Doubts over reconstruction of O’Rahilly house
Council may not have ‘legal mechanism’ to force reinstatement, says planning chief
The O’Rahilly home was demolished at Herbert Park, Ballsbridge, Dublin. Photograph: Dara Mac Dónaill
Orders for the reconstruction of the O’Rahilly house, which was demolished last week, might not be enforceable, Dublin City Council’s head of planning has said.
Councillors on Monday night approved a joint Sinn Féin and Green Party motion calling for the the “the immediate restoration of the house” at 40 Herbert Park, the former home of Michael Joseph O’Rahilly, the only leader to have been killed fighting during the 1916 Rising.
The council has initiated legal action against the developers over the demolition, but assistant chief executive and head of planning Richard Shakespeare, on Tuesday said the council might not legally be a position to force the reconstruction of the house.
“In relation to the call for the immediate reinstatement of No 40 Herbert Park, whilst this is technically possible, it would be prohibitively expensive and there is doubt as to whether there is a legal mechanism to have the building reinstated as it was not on the RPS [record of protected structures ].”
Councillors last month voted to have the house added to the RPS, but the building was demolished before it was assessed by the council’s conservation section.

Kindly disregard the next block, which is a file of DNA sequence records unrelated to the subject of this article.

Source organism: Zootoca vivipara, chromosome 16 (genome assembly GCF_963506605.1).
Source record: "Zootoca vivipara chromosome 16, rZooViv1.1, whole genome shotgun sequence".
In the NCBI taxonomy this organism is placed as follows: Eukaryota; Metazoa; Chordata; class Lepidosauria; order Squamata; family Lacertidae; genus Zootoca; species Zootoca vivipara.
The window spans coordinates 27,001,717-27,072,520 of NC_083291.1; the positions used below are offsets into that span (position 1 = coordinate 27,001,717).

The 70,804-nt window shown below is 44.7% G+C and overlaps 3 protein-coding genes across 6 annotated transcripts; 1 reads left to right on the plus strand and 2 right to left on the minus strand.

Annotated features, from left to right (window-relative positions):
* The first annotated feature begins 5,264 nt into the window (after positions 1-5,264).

Mr Shakespeare added that, at this point, the reconstruction of the house could only result in the creation of a “pastiche” of the original Edwardian building.
“The architectural integrity of the original building would be lost. It is well established that the pastiche reconstruction of a building is not in keeping with best conservation practice,” he said.
Derryroe last May applied to An Bord Pleanála for an apartment development on the site of 40 Herbert Park. Councillors, heritage groups, relatives of 1916 leaders, including O’Rahilly’s grandson Proinsias Ó Rathaille, and local residents objected to the development, which included the demolition of the house.
However, the council’s planning department advised the board to grant the demolition of the house, noting it was not on the RPS.
The council’s conservation office twice tried to assess whether the house merited addition to the RPS but was denied access. The council has confirmed solicitors for the developers “questioned the council’s right to interfere with property rights” or with the integrity of the planning process that was under way. However, the council told the solicitors it had an entitlement to pursue the RPS process.
On September 8th the board granted permission for the demolition. On September 14th the councillors voted to add the building to the RPS. Earlier that day the developers had lodged a “commencement notice” with the council for the demolition of the house. The following day that notice was validated by the council’s building control section.
Early on September 29th the house was demolished. A planning enforcement official attended the site and ordered work to stop. Last Thursday, the council initiated legal proceedings against the developer for “wilfully or recklessly submitting information to the Building Control Authority which was false or misleading”.
On Friday the council also issued an enforcement notice for starting development prior to complying with the conditions of planning permission.